Data from: Asymmetric evolutionary responses to sex-specific selection in a hermaphrodite

Nicolás Bonel, Elsa Noël, Tim Janicke, Kevin Sartori, Elodie Chapuis, Adeline Ségard, Stefania Meconcelli, Benjamin Pélissié, Violette Sarda & Patrice David
Sex allocation theory predicts that simultaneous hermaphrodites evolve to an evolutionary stable resource allocation, whereby any increase in investment to male reproduction leads to a disproportionate cost on female reproduction and vice-versa. However, empirical evidence for sexual trade-offs in hermaphroditic animals is still limited. Here, we tested how male and female reproductive traits evolved under conditions of reduced selection on either male or female reproduction for 40 generations in a hermaphroditic snail. This selection favors...

Data from: Distribution and population structure of the anther smut fungus Microbotryum silenes-acaulis parasitizing an arctic-alpine plant

Britta Bueker, Chris Eberlein, Pierre Gladieux, Angela Schaefer, Alodie Snirc, Dominic Bennett, Dominik Begerow, Michael Hood, Tatiana Giraud & Dominic J. Bennett
Cold-adapted organisms with current arctic-alpine distributions have persisted during the last glaciation in multiple ice-free refugia, leaving footprints in their population structure that contrast with temperate plants and animals. However, pathogens that live within hosts having arctic-alpine distributions have been little studied. Here, we therefore investigated the geographical range and population structure of a fungus parasitizing an arctic-alpine plant. A total of 1437 herbarium specimens of the plant Silene acaulis were examined, and the anther...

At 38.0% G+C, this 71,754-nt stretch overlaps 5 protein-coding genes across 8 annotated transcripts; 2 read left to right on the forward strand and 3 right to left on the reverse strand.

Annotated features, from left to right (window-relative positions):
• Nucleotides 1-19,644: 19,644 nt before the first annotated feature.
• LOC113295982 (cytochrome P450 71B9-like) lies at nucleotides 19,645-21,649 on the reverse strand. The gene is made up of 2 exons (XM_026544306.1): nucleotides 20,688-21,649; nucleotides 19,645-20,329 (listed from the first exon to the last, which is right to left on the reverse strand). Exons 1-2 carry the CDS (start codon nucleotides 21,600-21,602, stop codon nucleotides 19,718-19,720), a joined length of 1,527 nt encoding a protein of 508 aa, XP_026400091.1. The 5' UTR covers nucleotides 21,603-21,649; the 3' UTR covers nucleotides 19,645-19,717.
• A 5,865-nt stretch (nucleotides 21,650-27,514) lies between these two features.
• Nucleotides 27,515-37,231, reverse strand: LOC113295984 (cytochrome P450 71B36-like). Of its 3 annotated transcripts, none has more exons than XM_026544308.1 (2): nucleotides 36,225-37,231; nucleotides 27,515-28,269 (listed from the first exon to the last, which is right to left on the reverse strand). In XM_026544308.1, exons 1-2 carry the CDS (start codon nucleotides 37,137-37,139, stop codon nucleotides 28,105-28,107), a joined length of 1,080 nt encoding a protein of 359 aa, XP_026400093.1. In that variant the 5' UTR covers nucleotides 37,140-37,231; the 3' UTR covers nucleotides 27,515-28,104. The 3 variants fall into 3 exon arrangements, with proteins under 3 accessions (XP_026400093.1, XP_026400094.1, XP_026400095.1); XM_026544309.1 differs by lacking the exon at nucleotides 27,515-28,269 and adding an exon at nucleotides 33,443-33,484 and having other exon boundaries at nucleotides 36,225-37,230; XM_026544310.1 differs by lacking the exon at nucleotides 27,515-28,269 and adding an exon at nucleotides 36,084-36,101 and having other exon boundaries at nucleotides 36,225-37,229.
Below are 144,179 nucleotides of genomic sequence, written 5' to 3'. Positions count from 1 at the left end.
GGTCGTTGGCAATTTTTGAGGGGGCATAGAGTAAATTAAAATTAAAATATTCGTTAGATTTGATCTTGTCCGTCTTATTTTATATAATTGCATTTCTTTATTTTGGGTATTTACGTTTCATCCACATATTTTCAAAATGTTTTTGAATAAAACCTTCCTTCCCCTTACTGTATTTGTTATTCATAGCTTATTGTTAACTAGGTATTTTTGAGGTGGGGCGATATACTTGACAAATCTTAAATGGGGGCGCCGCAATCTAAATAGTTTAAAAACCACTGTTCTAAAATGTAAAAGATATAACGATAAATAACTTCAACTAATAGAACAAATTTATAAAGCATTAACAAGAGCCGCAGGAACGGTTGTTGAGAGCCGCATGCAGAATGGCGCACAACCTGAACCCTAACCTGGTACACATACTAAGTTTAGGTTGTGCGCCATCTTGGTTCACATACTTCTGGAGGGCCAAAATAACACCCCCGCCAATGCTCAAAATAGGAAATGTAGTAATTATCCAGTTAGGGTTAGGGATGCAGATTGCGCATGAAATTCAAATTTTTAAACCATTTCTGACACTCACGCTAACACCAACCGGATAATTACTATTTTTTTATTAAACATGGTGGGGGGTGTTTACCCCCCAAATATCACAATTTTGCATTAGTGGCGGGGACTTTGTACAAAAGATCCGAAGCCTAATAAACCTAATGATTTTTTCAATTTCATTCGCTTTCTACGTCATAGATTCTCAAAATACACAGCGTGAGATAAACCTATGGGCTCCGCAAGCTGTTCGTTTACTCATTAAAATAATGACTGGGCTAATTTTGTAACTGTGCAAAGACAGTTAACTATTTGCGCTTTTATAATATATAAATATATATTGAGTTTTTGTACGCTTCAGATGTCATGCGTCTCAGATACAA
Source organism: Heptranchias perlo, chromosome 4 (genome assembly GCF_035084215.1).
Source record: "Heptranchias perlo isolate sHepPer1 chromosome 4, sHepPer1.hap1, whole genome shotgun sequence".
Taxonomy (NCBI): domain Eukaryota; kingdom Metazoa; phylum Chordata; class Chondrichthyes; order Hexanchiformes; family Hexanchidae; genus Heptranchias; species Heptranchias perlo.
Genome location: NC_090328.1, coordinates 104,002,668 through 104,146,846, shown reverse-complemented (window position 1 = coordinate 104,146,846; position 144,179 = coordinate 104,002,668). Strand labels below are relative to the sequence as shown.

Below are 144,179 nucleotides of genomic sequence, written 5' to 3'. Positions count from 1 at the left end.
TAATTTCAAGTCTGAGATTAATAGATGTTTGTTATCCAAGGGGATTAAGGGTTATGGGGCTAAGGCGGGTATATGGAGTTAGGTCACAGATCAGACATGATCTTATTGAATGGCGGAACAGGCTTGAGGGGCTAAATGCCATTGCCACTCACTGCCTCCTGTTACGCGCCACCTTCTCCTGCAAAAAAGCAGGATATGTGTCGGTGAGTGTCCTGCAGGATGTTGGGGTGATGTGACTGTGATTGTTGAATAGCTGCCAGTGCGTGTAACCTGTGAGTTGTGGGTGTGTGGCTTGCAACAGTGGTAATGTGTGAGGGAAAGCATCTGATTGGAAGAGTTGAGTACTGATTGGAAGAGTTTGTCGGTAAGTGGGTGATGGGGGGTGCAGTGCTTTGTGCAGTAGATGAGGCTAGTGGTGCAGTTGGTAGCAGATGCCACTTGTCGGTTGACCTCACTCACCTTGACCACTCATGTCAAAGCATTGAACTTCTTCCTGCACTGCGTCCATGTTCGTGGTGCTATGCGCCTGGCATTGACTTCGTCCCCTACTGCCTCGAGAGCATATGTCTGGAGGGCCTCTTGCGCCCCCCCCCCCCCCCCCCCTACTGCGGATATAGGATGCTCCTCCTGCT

Data from: Fine nurse variations explain discrepancies in the stress-interaction relationship in alpine regions

Fabien Anthelme, Rosa I. Meneses, Nerida N. Huaman Valero, Paola Pozo & Olivier Dangles
Despite a large consensus on increasing facilitation among plants with increasing stress in alpine regions, a number of different outcomes of interaction have been observed, which impedes the generalisation of the ‘stress-gradient hypothesis’ (SGH). With the aim to reconcile the different viewpoints on the stress-interaction relationship in alpine environments we hypothesized that fine nurse variations within a single life form (cushion) may explain this pattern variability To test this hypothesis, we compared the magnitude of...

Data from: Life-history traits of Macrolophus pygmaeus with different prey foods

Serigne Sylla, Karamoko Diarra & Thierry Brévault
Macrolophus pygmaeus Rambur (Hemiptera: Miridae) is a generalist predatory mirid widely used in augmentative biological control of various insect pests in greenhouse tomato production in Europe, including the invasive tomato leafminer, Tuta absoluta (Meyrick) (Lepidoptera, Gelechiidae). However, its biocontrol efficacy often relies on the presence of alternative prey. The present study aimed at evaluating the effect of various prey foods (Ephestia kuehniella eggs, Bemisia tabaci nymphs, Tuta absoluta eggs and Macrosiphum euphorbiae nymphs) on some...

Data from: Genetic mapping of two components of reproductive isolation between two sibling species of moths, Ostrinia nubilalis and O. scapulalis

Réjane Streiff, Brigitte Courtois, Serge Meusnier & Denis Bourguet